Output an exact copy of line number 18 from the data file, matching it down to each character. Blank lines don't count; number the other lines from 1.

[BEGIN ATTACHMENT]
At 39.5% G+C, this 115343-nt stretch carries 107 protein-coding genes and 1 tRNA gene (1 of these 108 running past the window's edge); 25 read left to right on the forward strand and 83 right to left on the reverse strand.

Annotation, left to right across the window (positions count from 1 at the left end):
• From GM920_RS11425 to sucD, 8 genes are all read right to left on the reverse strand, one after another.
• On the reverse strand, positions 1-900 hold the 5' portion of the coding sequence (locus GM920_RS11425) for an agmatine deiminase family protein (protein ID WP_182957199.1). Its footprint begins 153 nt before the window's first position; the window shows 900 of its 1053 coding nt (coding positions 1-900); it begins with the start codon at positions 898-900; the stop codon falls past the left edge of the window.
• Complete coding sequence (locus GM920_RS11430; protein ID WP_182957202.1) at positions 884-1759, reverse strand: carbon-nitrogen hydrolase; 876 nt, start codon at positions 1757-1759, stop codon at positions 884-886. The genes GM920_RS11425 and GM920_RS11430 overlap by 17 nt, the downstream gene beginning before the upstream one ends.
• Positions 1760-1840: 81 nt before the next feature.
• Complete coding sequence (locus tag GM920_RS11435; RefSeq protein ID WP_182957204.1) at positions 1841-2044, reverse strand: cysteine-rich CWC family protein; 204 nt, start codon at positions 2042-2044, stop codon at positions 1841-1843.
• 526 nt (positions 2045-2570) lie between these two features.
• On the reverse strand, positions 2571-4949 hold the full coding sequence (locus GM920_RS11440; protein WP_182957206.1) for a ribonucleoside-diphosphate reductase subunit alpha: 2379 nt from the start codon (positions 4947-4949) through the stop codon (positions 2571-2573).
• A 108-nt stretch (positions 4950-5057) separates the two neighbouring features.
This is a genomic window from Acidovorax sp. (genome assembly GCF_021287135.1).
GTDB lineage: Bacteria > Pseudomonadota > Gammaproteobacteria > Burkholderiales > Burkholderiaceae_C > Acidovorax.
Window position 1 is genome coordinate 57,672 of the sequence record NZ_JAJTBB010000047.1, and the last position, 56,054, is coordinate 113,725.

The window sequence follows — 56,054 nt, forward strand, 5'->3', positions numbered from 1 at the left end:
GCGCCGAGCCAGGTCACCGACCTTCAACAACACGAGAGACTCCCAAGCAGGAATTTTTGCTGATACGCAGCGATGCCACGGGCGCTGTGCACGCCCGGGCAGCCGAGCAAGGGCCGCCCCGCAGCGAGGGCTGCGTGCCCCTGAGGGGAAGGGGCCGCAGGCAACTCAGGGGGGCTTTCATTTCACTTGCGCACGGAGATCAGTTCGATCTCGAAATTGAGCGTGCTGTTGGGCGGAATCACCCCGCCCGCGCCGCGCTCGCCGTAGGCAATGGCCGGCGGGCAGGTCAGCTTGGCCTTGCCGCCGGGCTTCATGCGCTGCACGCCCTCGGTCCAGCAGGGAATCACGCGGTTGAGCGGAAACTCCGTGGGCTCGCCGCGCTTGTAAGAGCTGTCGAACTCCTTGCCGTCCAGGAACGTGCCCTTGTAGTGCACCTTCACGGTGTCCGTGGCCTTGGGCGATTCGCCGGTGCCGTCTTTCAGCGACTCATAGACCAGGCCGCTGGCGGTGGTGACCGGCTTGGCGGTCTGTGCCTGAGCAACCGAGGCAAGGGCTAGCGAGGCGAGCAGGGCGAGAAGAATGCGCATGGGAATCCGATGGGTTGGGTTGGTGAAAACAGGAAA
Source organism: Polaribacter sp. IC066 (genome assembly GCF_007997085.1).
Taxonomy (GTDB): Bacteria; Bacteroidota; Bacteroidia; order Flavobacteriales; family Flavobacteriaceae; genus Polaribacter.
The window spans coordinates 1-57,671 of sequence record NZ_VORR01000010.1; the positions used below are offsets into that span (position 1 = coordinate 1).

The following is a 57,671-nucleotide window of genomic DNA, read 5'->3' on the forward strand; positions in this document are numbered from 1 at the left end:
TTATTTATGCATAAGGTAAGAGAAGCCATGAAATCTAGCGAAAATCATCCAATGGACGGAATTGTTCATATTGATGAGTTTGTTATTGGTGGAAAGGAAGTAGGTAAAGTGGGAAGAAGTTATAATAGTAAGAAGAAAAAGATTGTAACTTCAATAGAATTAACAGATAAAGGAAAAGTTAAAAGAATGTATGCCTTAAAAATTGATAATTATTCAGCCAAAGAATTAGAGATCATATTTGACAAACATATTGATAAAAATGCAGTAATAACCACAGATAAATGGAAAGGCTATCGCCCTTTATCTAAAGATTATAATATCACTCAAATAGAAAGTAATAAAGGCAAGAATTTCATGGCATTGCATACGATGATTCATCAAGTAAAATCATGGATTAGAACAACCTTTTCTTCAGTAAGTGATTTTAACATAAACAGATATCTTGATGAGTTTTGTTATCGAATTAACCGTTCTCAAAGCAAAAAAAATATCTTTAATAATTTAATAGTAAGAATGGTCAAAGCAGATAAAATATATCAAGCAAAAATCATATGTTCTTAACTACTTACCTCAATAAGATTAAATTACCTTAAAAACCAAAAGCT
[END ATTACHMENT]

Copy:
The window spans coordinates 1-57,671 of sequence record NZ_VORR01000010.1; the positions used below are offsets into that span (position 1 = coordinate 1).